Lewiston, Auburn may get chance to vote on combining

LEWISTON — Twin Cities voters could settle the big question this November: Should Lewiston and Auburn be one community?

Androscoggin County Chamber of Commerce President Chip Morrison said he has taken out matching petitions from the two cities that could trigger a November charter commission vote.

"I've taken them out, but I haven't started passing them yet," Morrison said. "Right now, I'm hoping to pull together a group to see if they are interested in doing that. I think they will be."

If Morrison can collect 1,000 valid signatures from each city by July 1, it will require the cities begin accepting nominations for a six-member charter commission. Voters would select that group at the polls in November.

According to state law, once elected, that group of three Lewiston residents and three Auburn residents would select a name for the combined city and the location of municipal offices, answer questions about debt, real value, tax rates and council terms, and draw up a complete charter.

That consolidation agreement would go out to a series of public meetings and second public referendum.

But Morrison said he's not at that stage yet.

"My plan is to talk to a sizable group of people who have said they are interested in letting the voters decide on this issue," Morrison said.

The two cities have talked about cooperating off and on since 1996. A 2009 study identified $2 million in savings over five years by consolidating administrative positions, police, public works equipment purchases and economic development.

Lewiston Councilor Mark Cayer brought it before a joint Lewiston-Auburn City Council meeting in May. His colleagues promised to consider the idea further at future Joint City Council meetings.

But Morrison's move might cut those talks short.

"The councils' preference was to find out how voters feel about this," Morrison said. "They said that very clearly. Well, the only way I know for sure to find out how voters feel is to ask them. I think the people of Lewiston and Auburn want to be asked. They should be involved because this is a big decision."

A combined Lewiston and Auburn would have a total estimated property valuation — for residential, commercial, industrial and other properties — of $4.26 billion. By comparison, Portland's 2012 assessed valuation is $7.4 billion. The two cities currently have roughly 59,647 residents, according to the 2010 census. Auburn has 23,055; Lewiston, 36,592.

Lewiston has $160.5 million in outstanding debt, according to the 2012 city's annual report. Auburn has $61.2 million in outstanding debt, according to its 2012 annual report.

Lewiston's municipal government has 1,172 employees according to the annual report. That includes the 828 employed by the school department, 94 police department employees, 84 public works employees and 72 fire department employees.

Auburn has 821 total employees, including 585 employed by the school department. The city has 123 public safety employees — both police and fire departments, according to the annual report — and 55 public works employees.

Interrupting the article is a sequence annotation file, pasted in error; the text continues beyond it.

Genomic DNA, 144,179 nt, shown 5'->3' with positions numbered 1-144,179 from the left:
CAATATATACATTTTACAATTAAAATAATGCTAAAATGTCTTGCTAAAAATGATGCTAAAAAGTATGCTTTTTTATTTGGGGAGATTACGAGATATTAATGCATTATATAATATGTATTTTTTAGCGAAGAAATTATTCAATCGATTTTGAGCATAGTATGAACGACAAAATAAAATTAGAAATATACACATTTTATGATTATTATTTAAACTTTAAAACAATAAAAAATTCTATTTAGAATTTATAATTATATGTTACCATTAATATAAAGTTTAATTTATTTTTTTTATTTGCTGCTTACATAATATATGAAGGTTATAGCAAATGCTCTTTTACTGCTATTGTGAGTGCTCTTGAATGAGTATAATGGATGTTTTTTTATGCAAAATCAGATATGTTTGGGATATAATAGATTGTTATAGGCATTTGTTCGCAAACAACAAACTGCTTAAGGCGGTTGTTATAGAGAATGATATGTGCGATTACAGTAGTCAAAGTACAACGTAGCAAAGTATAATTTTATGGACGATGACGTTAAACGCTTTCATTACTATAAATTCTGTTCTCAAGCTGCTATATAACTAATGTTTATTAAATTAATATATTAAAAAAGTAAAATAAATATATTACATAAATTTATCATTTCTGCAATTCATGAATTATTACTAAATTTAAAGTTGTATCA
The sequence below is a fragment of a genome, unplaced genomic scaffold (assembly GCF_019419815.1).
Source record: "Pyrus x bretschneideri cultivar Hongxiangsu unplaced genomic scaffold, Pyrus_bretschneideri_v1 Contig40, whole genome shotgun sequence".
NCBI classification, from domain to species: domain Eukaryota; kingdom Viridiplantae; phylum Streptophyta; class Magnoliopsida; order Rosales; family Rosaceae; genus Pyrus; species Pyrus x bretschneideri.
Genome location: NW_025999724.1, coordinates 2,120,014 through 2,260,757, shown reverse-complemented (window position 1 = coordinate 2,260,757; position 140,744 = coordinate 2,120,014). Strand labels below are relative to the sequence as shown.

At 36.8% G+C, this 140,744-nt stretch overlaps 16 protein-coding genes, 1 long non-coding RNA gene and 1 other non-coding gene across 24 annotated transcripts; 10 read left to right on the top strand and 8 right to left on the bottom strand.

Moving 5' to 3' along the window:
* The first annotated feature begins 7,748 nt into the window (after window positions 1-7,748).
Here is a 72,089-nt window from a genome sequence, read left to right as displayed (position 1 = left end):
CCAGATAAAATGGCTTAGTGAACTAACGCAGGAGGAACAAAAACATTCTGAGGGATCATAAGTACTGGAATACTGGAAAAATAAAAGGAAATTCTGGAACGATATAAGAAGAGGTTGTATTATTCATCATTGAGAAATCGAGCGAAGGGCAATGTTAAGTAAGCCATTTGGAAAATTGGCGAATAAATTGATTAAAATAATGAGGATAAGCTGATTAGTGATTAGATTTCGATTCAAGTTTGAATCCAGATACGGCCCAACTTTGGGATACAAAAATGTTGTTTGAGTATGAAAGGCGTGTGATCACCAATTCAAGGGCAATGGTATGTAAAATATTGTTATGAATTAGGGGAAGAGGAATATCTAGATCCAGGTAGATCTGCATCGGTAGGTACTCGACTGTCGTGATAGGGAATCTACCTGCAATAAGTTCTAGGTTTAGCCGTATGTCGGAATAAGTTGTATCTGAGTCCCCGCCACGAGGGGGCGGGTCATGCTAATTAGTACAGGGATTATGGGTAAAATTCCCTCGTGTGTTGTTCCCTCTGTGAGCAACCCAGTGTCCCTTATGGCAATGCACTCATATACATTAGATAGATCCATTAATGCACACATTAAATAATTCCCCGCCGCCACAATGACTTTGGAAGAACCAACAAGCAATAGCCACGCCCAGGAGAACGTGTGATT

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Steve  Dosh's picture

Lewiston, Auburn may get chance to vote on combining

Scott , 13.06.06 20:20 ?
May ? June • 
Why wouldn't you combine your two villages . .er towns ?
Fear of re-electing a sane , qualified , intelligent and committed black mayor and possibly a muslim city council , perhaps ?
Yes [ ? ] , No [ ] , Maybe [ ]
Combine your fire , EMS - EMT , police , public works , nursing staffs and medical facilities whilst you are at it . The AMTRAK® train is coming to Auburn , L \ A citizens . Some things make sense and this is one of them . L/AX airport might sound confusing , though , unless you play lacrosse ( LAX )
Aloha from Pahoa , HI /s, Steve , former high paid city planner , national and international country advisor . Bates '78 , GWU & PWU

 's picture

Great Falls = Dumb

You would name it Lewiston-Auburn.. anything else would be completely stupid. Throwing away hundreds of years of history.. in addition to spending millions to rebrand everything. Not like I think this will ever happen anyway.

Why don't we consolidate services.. you don't need to be one City to do that.

The Falls aren't even really called Great Falls.. they're Lewiston Falls...

David  Cote's picture

A little heavy with the critique, no?

Someone suggests a name and you shoot it down with insults? You're not very forum friendly, are you? By the way, explain how it would cost "millions" for rebranding purposes.

 's picture

just an opinion.

To rename the Cities into one new name .. is dumb.. in my opinion.

Keep it Lewiston-Auburn.. otherwise.. what happens to every business in town and their stationary, signs, business cards..
Anyone talk to Google, or the thousands of other online search engines or online directories like yellow pages. How long do you think it will take for that madness to get updated. Good luck to your cousin coming over to visit and putting in Great Falls into the GPS... cause TomTom's never heard of it. plus Fire / EMS.. who gets to keep Main Street? Summer Street? You can't have two streets named the same thing in the same City.. Looks like it's time to assess every street name and which are duplicates and who will be forced to change...